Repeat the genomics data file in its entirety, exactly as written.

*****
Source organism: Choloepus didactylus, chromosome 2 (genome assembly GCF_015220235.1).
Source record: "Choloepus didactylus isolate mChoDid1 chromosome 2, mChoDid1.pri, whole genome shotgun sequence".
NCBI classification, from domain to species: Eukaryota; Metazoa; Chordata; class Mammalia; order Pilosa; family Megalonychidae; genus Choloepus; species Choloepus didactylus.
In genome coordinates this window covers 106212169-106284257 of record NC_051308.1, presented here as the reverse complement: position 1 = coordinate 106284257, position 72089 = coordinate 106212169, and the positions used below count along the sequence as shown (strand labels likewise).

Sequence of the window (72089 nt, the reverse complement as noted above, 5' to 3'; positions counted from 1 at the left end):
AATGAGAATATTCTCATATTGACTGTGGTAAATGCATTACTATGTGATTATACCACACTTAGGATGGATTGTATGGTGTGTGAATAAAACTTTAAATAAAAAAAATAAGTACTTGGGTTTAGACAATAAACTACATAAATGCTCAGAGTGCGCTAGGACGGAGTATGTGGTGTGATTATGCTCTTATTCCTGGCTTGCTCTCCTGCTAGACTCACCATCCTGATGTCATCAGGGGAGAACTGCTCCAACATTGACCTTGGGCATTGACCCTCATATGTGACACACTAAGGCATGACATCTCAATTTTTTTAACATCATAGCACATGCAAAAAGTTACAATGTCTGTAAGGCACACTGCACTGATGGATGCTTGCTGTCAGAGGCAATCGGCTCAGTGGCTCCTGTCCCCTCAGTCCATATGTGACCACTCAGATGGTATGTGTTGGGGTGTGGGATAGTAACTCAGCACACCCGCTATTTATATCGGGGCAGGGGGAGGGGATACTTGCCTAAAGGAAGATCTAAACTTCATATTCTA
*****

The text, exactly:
Source organism: Choloepus didactylus, chromosome 2 (genome assembly GCF_015220235.1).
Source record: "Choloepus didactylus isolate mChoDid1 chromosome 2, mChoDid1.pri, whole genome shotgun sequence".
NCBI classification, from domain to species: Eukaryota; Metazoa; Chordata; class Mammalia; order Pilosa; family Megalonychidae; genus Choloepus; species Choloepus didactylus.
In genome coordinates this window covers 106212169-106284257 of record NC_051308.1, presented here as the reverse complement: position 1 = coordinate 106284257, position 72089 = coordinate 106212169, and the positions used below count along the sequence as shown (strand labels likewise).

Sequence of the window (72089 nt, the reverse complement as noted above, 5' to 3'; positions counted from 1 at the left end):
AATGAGAATATTCTCATATTGACTGTGGTAAATGCATTACTATGTGATTATACCACACTTAGGATGGATTGTATGGTGTGTGAATAAAACTTTAAATAAAAAAAATAAGTACTTGGGTTTAGACAATAAACTACATAAATGCTCAGAGTGCGCTAGGACGGAGTATGTGGTGTGATTATGCTCTTATTCCTGGCTTGCTCTCCTGCTAGACTCACCATCCTGATGTCATCAGGGGAGAACTGCTCCAACATTGACCTTGGGCATTGACCCTCATATGTGACACACTAAGGCATGACATCTCAATTTTTTTAACATCATAGCACATGCAAAAAGTTACAATGTCTGTAAGGCACACTGCACTGATGGATGCTTGCTGTCAGAGGCAATCGGCTCAGTGGCTCCTGTCCCCTCAGTCCATATGTGACCACTCAGATGGTATGTGTTGGGGTGTGGGATAGTAACTCAGCACACCCGCTATTTATATCGGGGCAGGGGGAGGGGATACTTGCCTAAAGGAAGATCTAAACTTCATATTCTA